Some of our electric components might look a bit overkill, but due to the nature of our projects, they are a critical requirement.

Avoiding the battery explosions

As there is a lot of robot collision involved in the game, we decided to go with a high safety standard battery solution. After evaluating multiple options on the market, we decided to go with the RRC2040 from RRC (Germany). It has a capacity of 2950 mAh that allows us to run the robots for up to five hours on a single charge. It has an internal circuitry for power management, protection features and it supports SMBUS communications (almost like I2C), and is certified for all of the consumer electronics battery standards. For charging, we used RRC’s charging solution designed specifically for this battery and that offers the possibility to feed power to the application while the battery is being charged.

Note: the Arduino MKR1000 has a pretty neat charging solution on the board itself. You can connect the battery to the board directly as the main power source, and you charge it directly through the MKR1000’s micro USB port. We really wanted to use it to save space and have a more robust design, but due to the large capacity of our battery, we couldn’t use it at full potential. In our future projects with smaller scale robots, we definitely plan to use the board’s internal charging system, as it works perfectly for 700-1800 mAh power packs.

Bot recovery

For the bot to be able to recover from falling on its head, we’ve implemented a flipping servo. We didn’t want to have any risk of not enough torque, so we went with DS3218, which is capable of lifting up to 20KG of weight. Here’s how it works:

Hooking everything together

Now that we’ve decided on all of the crucial elements of this setup, it was time to connect all the elements together. As the first step, we figured what would be the best step way to locate all the pieces within the bot. We then 3D-printed a casing to protect the electronics. With all of the preliminary steps completed, we’ve wired all of the components together and mounted them inside of the casing. Here’s how it looks:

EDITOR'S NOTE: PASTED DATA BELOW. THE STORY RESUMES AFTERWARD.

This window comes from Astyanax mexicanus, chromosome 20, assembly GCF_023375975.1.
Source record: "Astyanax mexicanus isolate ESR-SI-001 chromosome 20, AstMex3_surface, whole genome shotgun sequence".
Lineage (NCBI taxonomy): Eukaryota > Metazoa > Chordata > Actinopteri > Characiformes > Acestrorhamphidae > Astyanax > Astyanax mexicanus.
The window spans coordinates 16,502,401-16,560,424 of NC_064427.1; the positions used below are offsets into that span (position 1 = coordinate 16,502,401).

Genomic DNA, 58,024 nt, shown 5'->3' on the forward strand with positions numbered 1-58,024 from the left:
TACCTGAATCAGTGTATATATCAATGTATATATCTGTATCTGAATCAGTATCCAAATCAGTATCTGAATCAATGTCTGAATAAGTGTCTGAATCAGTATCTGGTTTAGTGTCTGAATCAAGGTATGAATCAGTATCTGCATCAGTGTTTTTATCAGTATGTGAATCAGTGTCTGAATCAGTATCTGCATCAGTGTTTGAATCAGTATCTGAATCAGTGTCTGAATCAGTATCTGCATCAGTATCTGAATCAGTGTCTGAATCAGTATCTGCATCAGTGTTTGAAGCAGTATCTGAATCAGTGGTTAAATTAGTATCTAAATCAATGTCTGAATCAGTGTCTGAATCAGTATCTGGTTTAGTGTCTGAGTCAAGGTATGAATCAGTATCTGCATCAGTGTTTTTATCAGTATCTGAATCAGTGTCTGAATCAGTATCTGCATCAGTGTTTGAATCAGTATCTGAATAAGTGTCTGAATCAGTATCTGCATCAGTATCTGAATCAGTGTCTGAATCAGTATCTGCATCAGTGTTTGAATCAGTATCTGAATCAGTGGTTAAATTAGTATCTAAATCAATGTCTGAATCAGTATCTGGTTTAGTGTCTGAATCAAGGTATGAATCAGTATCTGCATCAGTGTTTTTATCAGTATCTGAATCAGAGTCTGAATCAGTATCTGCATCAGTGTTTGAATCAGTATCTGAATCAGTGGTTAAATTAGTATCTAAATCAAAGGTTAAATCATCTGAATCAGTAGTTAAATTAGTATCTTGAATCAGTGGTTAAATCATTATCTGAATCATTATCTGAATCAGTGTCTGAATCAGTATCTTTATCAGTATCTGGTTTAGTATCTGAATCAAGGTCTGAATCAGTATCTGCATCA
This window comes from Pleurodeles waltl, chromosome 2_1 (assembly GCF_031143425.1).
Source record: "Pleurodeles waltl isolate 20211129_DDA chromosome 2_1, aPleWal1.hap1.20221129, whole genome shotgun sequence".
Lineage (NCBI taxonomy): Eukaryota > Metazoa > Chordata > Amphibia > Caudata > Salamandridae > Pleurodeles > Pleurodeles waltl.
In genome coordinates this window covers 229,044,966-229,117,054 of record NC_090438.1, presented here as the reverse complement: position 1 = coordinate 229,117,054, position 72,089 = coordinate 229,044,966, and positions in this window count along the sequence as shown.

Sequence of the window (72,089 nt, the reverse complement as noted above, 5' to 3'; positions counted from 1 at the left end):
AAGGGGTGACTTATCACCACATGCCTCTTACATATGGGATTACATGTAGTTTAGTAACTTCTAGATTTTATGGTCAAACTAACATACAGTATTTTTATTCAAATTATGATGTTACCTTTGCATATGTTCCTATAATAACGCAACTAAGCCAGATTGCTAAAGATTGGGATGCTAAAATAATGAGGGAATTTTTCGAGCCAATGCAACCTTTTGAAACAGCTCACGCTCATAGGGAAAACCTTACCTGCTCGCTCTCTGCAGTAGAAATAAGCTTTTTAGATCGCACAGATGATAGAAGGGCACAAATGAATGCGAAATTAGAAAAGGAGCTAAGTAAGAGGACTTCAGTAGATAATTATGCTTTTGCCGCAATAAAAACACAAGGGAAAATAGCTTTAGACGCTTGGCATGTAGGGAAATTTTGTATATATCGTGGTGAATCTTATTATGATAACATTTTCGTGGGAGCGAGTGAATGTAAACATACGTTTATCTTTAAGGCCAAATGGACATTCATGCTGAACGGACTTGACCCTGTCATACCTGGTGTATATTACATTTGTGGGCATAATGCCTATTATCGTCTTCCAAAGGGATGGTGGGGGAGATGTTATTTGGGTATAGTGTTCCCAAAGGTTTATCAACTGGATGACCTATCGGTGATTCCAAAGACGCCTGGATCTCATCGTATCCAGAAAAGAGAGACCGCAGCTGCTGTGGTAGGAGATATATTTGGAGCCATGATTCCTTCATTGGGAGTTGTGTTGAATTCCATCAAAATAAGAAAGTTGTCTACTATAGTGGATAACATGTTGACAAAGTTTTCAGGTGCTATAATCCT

It was really convenient for us that all the pins on the board could be connected just by plugging them in, this avoids a lot of time spent on soldering the cables for 12 robots and more importantly, allowed us to cut out the risk of bad soldering that usually can’t be easily identified.

Arduino = Quick code

Arduino MKR1000 offered us the connectivity we needed for the project. Each sumo robot hosts their own UDP server using MKR1000 WiFi libraries to receive their control commands for a central control PC and broadcasting their battery charge status. The user commands are translated to three different PWM signals using Arduino Servo library for the flipping, left and right side motor controllers. The board used has support for hardware PWM output which was useful for us.  Overall we managed to keep the whole Arduino code in a few hundred lines of code due to the availability of Servo and Wifi libraries.

The out of the box ArduinoOTA support for updating the code over the WiFi came in handy during the development phase, but also anytime we update the firmware for multiple robots at the same time. No need to open the covers and attach a USB cable! We created a simple Bash script using the OTA update tool bundled in Arduino IDE to send firmware updates to every robot at the same time.  

To summarize

It’s pretty amazing that we live in the age where you can use a mass market, small form factor board like the Arduino MKR1000 and have so much functionality. We’ve had a great experience developing our SumoBots Battle Royale game using the board. It made the whole process very smooth and streamlined, the documentation was right on point, and we never had to hit a bottleneck where the hardware wouldn’t work as expected.

More importantly, the boards have proven to be very robust throughout the time. These SumoBots have been used for more than 3,000 games already, and we haven’t seen a single failure from the MKR1000. For a game where you literally slam the robots in to each other at a high speed, that’s pretty impressive to say the least.